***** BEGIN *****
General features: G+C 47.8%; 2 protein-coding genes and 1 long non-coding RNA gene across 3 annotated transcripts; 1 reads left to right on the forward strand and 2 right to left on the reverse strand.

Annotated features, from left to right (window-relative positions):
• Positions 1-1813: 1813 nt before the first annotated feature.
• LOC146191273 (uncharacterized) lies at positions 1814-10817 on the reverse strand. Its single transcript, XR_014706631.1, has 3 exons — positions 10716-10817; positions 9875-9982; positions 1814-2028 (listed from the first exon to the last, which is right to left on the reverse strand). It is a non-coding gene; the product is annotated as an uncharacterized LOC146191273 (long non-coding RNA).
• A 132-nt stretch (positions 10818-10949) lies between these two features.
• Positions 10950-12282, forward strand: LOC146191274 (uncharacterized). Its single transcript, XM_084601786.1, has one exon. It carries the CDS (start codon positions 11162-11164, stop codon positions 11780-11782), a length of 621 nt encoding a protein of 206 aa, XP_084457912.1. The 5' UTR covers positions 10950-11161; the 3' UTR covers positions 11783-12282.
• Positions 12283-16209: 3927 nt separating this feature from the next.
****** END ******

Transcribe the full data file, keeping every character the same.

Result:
General features: G+C 47.8%; 2 protein-coding genes and 1 long non-coding RNA gene across 3 annotated transcripts; 1 reads left to right on the forward strand and 2 right to left on the reverse strand.

Annotated features, from left to right (window-relative positions):
• Positions 1-1813: 1813 nt before the first annotated feature.
• LOC146191273 (uncharacterized) lies at positions 1814-10817 on the reverse strand. Its single transcript, XR_014706631.1, has 3 exons — positions 10716-10817; positions 9875-9982; positions 1814-2028 (listed from the first exon to the last, which is right to left on the reverse strand). It is a non-coding gene; the product is annotated as an uncharacterized LOC146191273 (long non-coding RNA).
• A 132-nt stretch (positions 10818-10949) lies between these two features.
• Positions 10950-12282, forward strand: LOC146191274 (uncharacterized). Its single transcript, XM_084601786.1, has one exon. It carries the CDS (start codon positions 11162-11164, stop codon positions 11780-11782), a length of 621 nt encoding a protein of 206 aa, XP_084457912.1. The 5' UTR covers positions 10950-11161; the 3' UTR covers positions 11783-12282.
• Positions 12283-16209: 3927 nt separating this feature from the next.